Even though the parlors have been in a state of disrepair for the past 8 years, they have acted as my living room for most of that time. So this weekend the goal was to move my living room to an upstairs bedroom so that I can work on the parlors. Fortunately, a few years back I ran cable, phone, and internet to all rooms of the house, so it will just be a matter of moving furniture and electronics.

The goal for the parlors over the next few months will not be too ambitious. If I really went at it, I could probably finish these rooms in 6 months, but I won't be doing that. I have done quite a bit already. The sheetrock that was put over the plaster was removed 6 years ago, along with layers of flooring and wall paper. The rooms had also been modified during the apartment days of the 1920s, and that has all been undone.

The goal this winter is to just do some work on the plaster and woodwork. For the walls, I just want to remove the loose plaster and get the walls ready for new plaster. For the woodwork I want to strip off the paint. I'm still not sure if these rooms were originally painted or shellacked. Regardless, I need to get off the thick layers of dripping, gooey paint. There is also a lot of goop along with edges from when the sheetrock was put up.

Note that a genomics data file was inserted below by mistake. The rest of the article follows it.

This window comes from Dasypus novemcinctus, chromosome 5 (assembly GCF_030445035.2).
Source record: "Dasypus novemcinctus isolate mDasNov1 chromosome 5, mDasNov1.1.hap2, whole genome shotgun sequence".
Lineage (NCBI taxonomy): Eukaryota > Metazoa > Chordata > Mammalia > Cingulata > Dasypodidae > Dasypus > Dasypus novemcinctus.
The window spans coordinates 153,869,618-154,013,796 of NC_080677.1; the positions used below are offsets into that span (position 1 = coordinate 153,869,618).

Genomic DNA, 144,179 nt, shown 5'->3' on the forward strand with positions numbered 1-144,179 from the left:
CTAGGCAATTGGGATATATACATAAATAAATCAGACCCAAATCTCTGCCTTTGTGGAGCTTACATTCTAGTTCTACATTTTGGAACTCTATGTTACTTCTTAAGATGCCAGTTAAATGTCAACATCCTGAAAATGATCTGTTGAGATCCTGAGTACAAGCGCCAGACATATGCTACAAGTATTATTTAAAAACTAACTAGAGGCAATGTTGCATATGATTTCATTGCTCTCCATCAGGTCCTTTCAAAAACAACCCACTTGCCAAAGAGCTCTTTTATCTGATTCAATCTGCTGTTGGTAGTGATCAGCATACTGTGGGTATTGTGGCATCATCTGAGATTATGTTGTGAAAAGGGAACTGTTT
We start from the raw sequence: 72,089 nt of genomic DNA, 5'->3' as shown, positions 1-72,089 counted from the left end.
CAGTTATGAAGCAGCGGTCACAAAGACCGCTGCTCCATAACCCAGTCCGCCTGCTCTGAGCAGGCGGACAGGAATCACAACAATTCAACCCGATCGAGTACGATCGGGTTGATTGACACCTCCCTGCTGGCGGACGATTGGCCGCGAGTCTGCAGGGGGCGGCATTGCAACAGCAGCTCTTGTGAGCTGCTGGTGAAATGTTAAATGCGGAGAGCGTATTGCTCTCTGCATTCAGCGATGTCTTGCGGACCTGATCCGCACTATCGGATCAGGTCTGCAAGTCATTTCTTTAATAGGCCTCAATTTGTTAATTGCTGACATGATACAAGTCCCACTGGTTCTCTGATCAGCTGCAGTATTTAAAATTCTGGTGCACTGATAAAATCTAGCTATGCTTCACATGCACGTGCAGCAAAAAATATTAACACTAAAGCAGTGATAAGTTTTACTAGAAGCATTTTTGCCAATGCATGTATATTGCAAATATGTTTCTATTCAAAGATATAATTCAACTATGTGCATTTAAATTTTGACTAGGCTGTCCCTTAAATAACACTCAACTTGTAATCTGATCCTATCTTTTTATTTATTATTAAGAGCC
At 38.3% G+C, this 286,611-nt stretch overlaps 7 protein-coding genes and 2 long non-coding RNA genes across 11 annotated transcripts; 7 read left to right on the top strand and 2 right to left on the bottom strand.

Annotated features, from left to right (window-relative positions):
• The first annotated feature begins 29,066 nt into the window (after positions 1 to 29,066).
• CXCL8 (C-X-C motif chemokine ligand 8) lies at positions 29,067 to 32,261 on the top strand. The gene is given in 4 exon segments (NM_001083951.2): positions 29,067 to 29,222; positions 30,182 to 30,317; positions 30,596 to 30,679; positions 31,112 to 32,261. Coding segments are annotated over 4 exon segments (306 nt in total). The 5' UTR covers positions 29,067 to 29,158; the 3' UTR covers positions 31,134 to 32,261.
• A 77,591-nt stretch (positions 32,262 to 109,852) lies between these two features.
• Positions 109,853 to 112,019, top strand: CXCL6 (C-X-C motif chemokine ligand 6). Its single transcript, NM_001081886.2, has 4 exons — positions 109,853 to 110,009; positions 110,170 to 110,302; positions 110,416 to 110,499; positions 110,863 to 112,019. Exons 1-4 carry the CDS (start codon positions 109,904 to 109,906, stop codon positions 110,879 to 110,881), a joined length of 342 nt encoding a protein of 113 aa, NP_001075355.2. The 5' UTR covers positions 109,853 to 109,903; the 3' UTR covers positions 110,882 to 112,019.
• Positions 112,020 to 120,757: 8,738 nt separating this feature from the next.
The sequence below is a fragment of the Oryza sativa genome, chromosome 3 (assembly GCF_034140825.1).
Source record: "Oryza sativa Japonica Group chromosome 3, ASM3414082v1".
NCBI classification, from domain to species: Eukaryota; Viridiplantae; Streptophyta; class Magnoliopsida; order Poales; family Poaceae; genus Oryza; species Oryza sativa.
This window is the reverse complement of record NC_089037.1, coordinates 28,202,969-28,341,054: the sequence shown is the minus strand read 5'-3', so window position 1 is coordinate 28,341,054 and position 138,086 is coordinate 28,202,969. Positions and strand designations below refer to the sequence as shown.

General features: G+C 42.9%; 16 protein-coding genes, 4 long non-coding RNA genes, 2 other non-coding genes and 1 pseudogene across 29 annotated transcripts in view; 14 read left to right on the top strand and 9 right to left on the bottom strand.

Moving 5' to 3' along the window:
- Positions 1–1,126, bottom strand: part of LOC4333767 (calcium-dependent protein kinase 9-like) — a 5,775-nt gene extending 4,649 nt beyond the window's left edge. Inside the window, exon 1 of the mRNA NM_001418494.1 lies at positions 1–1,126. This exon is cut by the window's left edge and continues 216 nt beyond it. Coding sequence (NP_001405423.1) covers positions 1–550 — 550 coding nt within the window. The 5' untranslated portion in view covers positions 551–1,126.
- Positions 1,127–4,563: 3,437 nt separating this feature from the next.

If the woodwork was originally shellacked I will go back to that. If not, I will be repainting. There is circumstantial evidence that it was originally painted, but I won't know for sure for a few more weeks.


Unknown said...

Thanks for the update. Good luck with your
winter project. I just started work on our 1896 Queen Anne. Inspired by people like you, I am also going to document the restoration process on a blog (
Interestingly, this first bedroom I am working on turned out to have trim that was originally painted. As you know, its a pain to strip all the old paint off. Even with the painted trim being original, I dont think I am going to be able to find it in me to paint it again :)

Greg said...

Good luck! It is quite an adventure. Your home has some amazing details. The window trim, the stained glass...really, very nice. I would love to see a shot at the exterior.

With the wood in my house being redwood, once it has been painted it is very difficult to get back to bare wood. Not impossible, but very difficult. It if was shellacked first then the shellac acts as a barrier to keep the paint out of the grain.